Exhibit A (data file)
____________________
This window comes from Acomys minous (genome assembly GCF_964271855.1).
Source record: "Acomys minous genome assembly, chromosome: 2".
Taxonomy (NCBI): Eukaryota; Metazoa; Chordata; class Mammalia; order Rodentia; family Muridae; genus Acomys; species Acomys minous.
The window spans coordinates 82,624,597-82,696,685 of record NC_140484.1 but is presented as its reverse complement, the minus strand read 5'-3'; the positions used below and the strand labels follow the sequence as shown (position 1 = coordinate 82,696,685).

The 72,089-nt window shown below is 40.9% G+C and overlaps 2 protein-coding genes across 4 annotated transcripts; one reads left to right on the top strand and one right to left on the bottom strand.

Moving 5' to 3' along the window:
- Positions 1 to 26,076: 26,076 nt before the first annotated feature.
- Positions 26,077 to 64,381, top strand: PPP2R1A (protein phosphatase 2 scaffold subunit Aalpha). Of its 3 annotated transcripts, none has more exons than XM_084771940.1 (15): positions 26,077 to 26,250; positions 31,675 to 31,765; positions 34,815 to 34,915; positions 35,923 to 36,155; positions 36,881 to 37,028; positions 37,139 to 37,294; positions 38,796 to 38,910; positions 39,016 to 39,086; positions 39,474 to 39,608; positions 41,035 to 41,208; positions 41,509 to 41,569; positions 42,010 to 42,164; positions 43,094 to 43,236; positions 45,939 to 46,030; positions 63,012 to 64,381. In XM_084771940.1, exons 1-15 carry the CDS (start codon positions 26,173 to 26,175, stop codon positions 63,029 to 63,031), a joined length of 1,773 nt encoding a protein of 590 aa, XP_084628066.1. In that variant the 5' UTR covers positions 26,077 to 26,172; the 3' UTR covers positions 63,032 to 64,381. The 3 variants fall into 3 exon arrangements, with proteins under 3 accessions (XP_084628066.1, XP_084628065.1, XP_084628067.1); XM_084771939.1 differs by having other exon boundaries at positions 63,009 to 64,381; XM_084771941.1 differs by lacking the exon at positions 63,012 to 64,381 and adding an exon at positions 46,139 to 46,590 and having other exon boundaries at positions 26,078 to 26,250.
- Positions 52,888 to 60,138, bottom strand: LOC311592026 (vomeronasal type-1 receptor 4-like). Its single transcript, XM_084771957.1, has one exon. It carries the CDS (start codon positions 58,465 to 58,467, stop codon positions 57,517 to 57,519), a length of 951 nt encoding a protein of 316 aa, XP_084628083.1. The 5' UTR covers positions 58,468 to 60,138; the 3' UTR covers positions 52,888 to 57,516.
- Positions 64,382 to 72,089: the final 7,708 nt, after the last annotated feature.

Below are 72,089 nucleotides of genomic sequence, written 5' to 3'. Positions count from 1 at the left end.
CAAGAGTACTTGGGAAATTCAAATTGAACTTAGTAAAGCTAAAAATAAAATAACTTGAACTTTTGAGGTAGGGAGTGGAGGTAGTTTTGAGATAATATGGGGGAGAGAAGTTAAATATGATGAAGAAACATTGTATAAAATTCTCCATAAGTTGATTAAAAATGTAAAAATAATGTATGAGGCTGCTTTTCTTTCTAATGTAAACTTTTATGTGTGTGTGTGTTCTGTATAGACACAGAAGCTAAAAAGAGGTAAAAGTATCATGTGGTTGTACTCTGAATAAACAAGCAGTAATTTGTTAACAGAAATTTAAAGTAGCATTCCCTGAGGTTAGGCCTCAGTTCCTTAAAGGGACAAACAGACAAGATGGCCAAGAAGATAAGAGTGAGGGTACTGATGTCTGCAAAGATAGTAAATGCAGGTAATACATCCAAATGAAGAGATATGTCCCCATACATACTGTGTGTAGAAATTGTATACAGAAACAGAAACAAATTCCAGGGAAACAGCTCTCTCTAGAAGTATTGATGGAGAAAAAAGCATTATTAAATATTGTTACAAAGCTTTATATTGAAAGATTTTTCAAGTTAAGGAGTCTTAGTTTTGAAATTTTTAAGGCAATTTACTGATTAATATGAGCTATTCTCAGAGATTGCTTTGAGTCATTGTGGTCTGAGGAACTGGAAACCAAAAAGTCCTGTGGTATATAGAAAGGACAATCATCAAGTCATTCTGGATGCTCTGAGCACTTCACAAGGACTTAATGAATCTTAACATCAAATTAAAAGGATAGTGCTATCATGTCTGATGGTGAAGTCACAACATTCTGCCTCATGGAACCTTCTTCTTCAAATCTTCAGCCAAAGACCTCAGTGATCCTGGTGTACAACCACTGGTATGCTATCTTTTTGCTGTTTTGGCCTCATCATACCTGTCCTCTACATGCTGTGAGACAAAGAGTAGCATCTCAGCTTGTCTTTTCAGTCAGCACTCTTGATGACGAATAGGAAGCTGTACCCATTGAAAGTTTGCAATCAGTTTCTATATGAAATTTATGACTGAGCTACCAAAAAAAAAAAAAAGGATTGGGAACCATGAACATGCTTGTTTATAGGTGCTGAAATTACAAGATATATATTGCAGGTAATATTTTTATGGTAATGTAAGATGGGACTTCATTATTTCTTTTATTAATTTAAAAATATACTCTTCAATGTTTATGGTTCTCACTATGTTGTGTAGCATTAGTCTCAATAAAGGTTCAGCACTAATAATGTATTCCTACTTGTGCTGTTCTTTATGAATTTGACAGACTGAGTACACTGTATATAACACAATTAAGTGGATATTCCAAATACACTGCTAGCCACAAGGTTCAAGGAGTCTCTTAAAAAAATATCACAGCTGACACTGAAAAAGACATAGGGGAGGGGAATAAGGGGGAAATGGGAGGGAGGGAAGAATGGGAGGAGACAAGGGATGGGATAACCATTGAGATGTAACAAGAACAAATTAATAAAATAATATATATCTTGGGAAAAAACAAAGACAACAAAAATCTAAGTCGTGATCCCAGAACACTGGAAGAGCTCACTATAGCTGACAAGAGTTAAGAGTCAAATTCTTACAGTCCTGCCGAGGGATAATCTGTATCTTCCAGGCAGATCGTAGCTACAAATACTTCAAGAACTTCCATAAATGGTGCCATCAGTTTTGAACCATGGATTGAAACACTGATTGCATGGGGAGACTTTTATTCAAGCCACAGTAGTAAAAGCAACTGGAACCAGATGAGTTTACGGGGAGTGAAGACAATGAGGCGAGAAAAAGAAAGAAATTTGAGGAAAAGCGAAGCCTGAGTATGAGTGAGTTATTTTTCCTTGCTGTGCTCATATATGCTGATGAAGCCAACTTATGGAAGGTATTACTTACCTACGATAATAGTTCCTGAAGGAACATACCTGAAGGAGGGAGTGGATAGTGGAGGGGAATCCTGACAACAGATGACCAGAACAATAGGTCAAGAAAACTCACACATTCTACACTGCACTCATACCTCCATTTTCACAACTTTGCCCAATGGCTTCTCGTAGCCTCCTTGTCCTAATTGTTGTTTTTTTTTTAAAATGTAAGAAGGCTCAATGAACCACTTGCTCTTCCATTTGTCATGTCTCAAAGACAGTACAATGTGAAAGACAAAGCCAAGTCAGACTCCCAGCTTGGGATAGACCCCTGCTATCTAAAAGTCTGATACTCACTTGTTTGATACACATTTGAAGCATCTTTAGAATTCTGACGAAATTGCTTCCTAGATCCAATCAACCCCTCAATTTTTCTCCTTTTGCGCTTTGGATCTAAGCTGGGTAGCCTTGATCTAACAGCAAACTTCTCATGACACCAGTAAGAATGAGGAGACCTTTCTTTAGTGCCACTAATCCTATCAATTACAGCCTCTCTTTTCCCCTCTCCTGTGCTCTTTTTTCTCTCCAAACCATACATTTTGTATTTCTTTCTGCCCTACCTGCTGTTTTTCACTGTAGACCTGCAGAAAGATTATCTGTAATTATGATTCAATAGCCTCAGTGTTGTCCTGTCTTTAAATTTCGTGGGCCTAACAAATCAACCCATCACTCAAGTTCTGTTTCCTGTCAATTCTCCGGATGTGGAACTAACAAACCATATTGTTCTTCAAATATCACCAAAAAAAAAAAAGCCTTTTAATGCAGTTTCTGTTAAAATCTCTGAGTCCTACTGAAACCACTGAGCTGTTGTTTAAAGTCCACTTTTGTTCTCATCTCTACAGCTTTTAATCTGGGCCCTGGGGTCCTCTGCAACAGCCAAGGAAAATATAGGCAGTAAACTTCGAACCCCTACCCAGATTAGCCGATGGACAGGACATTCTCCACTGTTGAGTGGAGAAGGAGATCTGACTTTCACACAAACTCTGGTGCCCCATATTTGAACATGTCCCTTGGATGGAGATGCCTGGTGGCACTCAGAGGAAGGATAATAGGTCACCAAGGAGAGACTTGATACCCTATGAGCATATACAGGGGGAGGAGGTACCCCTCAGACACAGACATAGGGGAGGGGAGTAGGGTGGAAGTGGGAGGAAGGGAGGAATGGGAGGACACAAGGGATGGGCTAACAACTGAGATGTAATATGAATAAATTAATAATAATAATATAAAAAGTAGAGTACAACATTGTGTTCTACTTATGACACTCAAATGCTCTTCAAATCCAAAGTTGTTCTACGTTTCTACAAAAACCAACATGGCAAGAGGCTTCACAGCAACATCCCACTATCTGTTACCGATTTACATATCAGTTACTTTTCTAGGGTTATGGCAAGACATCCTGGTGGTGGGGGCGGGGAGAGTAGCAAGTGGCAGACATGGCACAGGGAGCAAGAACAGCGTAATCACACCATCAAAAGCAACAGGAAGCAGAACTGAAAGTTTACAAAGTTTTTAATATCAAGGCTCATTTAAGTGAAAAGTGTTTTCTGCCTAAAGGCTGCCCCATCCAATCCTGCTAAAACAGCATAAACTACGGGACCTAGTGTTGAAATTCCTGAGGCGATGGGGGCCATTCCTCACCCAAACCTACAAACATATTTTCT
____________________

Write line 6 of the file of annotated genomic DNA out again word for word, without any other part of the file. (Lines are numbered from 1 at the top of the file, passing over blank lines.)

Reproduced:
Moving 5' to 3' along the window: